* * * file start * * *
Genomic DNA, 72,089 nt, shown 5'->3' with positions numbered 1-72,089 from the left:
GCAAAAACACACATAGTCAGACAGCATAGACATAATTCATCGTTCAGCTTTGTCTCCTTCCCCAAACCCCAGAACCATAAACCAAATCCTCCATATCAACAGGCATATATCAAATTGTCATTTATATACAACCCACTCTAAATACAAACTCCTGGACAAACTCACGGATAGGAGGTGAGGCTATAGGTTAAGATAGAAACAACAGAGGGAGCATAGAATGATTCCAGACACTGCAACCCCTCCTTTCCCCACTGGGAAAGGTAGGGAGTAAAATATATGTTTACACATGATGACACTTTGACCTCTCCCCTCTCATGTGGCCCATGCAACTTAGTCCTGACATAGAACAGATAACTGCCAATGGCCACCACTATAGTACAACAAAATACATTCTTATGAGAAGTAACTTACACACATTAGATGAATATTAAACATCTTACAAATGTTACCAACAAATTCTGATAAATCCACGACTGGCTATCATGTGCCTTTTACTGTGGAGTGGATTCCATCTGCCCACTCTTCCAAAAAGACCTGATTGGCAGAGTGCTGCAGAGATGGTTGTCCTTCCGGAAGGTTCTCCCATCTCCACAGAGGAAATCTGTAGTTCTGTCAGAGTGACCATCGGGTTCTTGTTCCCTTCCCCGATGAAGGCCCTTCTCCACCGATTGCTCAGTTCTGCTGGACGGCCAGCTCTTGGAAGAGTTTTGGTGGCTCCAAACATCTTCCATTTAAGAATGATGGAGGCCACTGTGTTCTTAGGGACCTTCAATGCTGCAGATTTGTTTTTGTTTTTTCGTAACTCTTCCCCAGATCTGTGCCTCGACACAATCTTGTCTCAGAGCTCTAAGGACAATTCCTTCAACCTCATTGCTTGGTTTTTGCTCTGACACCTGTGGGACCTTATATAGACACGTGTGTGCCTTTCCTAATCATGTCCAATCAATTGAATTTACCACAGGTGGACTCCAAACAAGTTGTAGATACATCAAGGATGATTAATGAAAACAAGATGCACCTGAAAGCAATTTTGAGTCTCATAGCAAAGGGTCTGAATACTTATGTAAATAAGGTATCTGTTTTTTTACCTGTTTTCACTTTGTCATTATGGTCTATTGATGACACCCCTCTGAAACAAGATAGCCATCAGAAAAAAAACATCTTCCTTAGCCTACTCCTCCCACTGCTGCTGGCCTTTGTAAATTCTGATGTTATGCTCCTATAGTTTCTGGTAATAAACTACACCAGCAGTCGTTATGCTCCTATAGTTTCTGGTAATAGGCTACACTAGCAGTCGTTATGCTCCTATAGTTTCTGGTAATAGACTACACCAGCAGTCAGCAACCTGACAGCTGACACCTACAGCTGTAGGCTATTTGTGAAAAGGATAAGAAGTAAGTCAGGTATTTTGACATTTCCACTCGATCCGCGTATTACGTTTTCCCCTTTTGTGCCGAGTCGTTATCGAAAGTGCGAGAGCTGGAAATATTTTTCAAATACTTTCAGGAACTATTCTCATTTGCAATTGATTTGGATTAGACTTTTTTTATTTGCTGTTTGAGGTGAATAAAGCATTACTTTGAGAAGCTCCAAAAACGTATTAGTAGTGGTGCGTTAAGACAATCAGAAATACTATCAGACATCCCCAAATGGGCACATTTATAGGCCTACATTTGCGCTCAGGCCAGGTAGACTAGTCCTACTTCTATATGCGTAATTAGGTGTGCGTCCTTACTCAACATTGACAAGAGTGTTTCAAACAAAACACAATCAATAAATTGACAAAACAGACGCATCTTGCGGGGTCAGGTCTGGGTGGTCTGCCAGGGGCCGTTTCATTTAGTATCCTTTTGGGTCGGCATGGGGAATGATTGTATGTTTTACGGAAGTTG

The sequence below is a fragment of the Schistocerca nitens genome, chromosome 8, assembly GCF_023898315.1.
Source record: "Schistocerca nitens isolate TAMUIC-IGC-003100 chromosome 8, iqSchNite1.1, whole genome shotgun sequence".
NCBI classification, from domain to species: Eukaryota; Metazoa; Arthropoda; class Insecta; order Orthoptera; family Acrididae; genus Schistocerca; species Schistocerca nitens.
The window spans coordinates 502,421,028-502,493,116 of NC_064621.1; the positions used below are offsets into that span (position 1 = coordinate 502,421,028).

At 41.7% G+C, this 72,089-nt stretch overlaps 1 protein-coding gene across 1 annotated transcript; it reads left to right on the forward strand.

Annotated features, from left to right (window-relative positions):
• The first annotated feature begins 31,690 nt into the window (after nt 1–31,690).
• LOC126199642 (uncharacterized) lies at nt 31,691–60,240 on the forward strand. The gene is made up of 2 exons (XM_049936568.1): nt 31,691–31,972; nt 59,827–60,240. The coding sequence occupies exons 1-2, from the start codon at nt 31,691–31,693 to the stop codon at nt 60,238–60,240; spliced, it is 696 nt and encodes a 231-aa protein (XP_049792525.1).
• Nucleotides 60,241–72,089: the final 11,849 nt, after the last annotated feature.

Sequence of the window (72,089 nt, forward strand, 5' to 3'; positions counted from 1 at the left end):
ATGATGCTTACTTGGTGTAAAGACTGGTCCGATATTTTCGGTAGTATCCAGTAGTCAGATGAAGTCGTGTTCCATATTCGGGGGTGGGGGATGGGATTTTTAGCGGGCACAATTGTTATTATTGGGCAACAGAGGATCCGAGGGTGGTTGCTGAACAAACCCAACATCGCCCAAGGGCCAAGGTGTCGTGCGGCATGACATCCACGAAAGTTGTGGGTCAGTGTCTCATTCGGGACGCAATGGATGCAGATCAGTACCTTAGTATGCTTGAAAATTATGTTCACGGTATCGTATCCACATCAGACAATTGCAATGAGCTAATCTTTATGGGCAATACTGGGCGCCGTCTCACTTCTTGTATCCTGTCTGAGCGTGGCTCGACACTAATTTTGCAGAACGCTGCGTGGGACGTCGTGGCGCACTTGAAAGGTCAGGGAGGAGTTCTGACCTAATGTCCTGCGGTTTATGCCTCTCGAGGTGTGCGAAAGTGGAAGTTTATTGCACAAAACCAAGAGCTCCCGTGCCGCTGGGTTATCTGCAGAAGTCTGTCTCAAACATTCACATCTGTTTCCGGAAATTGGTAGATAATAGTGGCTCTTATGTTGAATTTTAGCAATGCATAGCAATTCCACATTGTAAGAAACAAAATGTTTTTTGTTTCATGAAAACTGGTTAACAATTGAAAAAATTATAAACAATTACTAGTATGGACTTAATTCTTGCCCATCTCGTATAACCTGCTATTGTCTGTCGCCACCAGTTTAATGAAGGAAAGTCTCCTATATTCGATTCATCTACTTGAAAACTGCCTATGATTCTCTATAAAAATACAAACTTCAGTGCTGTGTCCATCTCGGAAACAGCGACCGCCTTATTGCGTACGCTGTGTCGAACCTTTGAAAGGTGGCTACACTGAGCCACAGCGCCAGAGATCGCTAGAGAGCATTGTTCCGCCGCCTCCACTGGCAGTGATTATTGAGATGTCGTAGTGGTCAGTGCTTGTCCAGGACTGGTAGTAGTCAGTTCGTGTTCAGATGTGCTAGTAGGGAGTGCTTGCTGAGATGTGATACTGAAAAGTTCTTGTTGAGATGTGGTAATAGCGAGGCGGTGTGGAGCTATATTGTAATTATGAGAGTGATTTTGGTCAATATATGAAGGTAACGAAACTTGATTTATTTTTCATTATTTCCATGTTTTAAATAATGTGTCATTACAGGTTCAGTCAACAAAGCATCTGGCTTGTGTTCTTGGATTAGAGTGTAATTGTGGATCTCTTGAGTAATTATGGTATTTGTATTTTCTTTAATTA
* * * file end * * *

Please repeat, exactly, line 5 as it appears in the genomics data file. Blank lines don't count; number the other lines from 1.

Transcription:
NCBI classification, from domain to species: Eukaryota; Metazoa; Arthropoda; class Insecta; order Orthoptera; family Acrididae; genus Schistocerca; species Schistocerca nitens.